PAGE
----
Dean Jeffrey L. Duerk inducted as an NAI fellow

National Academy of Inventors medals

[[{"fid":"19","view_mode":"teaser","attributes":{"alt":"Jeffrey Duerk","style":"width: 200px; height: 163px; border-width: 0px; border-style: solid; margin: 6px; float: left;","class":"media-element file-teaser"},"fields":{"format":"teaser","field_file_image_alt_text[und][0][value]":"Jeffrey L. Duerk","field_file_image_title_text[und][0][value]":"Jeffrey Duerk","field_file_image_alignment[und]":"align--left","field_file_image_caption[und][0][value]":""},"type":"media"}]]Jeffrey L. Duerk, dean of the Case School of Engineering, was officially inducted as a fellow of the National Academy of Inventors (NAI) on April 6.

He joined the 175-member class of 2016 fellows at the organization’s induction ceremony and banquet at the John F. Kennedy Presidential Library & Museum in Boston during NAI’s annual conference.

NAI fellows are nominated by their peers for outstanding contributions to innovation in such areas as patents and licensing, innovative discovery and technology, significant impact on society and support and enhancement of innovation.

Previously elected NAI fellows from Case Western Reserve include Trevor Jones, a lifelong engineering pioneer and dedicated supporter of the university, who was inducted in 2014, and Distinguished University Professor Hunter Peckham, the Donnell Institute Professor of biomedical engineering and orthopedics and founder of the Cleveland Functional Electrical Stimulation Center, inducted in 2013. Robert Miller, former professor of neurosciences and vice president for research at the university, was also inducted in 2013.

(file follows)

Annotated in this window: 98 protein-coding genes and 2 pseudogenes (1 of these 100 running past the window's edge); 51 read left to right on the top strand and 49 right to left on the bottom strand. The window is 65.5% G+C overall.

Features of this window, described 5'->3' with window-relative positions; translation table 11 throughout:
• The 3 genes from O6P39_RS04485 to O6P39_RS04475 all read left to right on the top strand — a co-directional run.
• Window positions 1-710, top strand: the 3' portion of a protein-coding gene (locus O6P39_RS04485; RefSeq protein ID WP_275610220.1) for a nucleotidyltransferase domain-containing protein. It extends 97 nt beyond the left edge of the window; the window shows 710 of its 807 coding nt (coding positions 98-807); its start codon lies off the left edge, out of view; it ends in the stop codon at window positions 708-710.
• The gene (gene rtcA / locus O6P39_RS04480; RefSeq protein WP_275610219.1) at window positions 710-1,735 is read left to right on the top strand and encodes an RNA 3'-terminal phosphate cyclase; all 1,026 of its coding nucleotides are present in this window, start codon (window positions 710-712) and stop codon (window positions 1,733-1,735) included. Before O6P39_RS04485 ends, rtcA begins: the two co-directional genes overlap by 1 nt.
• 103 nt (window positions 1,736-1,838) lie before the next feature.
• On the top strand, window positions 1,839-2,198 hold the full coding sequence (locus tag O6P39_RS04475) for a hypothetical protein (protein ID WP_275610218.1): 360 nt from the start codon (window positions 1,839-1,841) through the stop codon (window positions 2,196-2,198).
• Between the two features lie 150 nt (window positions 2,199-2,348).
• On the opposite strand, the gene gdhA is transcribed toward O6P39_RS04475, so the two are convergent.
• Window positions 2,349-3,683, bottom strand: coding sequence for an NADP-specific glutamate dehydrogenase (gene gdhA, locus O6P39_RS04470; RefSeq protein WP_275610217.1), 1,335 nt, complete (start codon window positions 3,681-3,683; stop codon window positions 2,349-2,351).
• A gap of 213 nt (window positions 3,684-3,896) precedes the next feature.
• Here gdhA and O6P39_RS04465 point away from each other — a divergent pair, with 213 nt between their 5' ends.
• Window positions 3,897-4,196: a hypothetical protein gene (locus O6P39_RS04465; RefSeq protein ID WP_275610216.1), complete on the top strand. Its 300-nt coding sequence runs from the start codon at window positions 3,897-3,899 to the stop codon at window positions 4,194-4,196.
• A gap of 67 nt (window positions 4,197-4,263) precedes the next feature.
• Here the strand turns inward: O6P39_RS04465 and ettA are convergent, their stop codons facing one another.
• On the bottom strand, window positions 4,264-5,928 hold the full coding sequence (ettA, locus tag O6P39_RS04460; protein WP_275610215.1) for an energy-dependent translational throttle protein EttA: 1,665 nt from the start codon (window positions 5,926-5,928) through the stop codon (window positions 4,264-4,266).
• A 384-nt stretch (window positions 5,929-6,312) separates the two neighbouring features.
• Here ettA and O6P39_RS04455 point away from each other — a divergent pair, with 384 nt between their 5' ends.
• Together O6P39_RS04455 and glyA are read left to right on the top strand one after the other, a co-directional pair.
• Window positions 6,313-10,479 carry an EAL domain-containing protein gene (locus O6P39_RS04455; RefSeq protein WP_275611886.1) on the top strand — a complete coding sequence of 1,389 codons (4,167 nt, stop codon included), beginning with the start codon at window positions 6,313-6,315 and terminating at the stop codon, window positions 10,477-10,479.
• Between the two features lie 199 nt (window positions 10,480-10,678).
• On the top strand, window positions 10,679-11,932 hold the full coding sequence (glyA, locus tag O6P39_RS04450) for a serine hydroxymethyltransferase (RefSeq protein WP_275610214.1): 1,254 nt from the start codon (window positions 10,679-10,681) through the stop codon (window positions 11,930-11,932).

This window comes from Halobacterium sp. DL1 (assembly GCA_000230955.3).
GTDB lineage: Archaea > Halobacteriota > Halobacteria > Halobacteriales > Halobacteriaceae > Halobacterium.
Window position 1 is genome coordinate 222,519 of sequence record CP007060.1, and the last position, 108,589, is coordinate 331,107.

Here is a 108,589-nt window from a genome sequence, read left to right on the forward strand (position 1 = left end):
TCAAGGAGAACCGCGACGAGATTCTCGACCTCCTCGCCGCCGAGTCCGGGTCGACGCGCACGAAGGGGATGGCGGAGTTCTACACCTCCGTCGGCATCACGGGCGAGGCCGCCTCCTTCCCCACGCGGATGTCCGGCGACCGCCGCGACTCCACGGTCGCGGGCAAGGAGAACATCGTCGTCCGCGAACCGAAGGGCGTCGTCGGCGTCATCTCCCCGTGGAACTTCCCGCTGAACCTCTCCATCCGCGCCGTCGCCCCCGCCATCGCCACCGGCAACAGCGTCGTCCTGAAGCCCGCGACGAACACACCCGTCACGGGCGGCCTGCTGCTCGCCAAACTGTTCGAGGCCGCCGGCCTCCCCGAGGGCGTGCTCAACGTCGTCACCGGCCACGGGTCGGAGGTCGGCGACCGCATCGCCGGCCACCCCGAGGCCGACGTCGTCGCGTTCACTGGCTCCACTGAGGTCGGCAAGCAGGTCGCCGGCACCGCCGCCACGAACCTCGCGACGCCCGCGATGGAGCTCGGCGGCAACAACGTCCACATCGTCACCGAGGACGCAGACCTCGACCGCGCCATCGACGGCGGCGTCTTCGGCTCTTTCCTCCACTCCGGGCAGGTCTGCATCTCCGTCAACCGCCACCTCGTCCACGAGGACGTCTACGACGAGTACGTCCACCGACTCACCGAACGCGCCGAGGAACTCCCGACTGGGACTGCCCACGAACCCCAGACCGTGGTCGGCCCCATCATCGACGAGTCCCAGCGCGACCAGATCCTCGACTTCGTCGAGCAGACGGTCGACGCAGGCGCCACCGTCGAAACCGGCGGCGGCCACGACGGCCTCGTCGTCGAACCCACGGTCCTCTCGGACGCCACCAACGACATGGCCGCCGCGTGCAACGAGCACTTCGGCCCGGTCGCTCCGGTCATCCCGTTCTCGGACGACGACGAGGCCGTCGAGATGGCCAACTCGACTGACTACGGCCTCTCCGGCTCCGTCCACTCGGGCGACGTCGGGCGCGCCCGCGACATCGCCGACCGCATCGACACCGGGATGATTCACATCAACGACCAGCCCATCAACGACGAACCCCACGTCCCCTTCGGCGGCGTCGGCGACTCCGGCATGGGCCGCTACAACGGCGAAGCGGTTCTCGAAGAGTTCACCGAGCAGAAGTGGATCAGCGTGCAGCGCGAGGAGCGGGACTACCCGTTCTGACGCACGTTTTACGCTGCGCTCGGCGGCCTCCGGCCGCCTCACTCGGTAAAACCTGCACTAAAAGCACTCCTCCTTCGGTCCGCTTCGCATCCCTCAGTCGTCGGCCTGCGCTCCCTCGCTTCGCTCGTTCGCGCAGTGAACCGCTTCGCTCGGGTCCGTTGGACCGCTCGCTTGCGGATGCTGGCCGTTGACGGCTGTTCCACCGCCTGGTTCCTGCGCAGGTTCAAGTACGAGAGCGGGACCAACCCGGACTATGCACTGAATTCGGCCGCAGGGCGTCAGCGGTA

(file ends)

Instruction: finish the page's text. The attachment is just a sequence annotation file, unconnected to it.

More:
“To be recognized in the same category as Hunter and Trevor is certainly an honor. I look up to them inspirationally as role models,” said Duerk, considered an international leader in biomedical imaging research and innovation—especially Magnetic Resonance Imaging (MRI).

“Being here at Case Western Reserve from the ‘90s and being able to help expand the MRI research program from initially providing only diagnostic images to now using MRI in image-guided procedures and therapies has been especially gratifying,” he said. “The team here at the university was essential to the development of interventional MRI.”

Duerk also identified the late Paul Lauterbur, an alum who shared the Nobel Prize in Physiology or Medicine in 2003, as an inspiration, “and through our scientific genealogy has great ties to the MRI program here on campus today,” he said. “Paul capitalized on the rigor to, as we say in our tagline, ‘think beyond the possible.’”

Dean of the engineering school since 2012 and a Case School of Engineering alumnus, Duerk has been a member of the university faculty since 1988. He has published more than 185 peer-reviewed papers, obtained more than 30 patents (with more than 20 licensed to industry) and secured numerous grants sponsored by the National Institutes of Health and industry. He is also founding director of the Case Center of Imaging Research and founding leader of the Cancer Imaging program in the Case Comprehensive Cancer Center.

In addition, Duerk has advocated for and supported international collaboration in biomedical engineering or imaging research, education and exchange opportunities. For example, he has played a key role in developing several relationships and student-academic programs with institutions in Germany, Malaysia, Thailand, Philippines, China, Brazil, Romania, South Korea and elsewhere.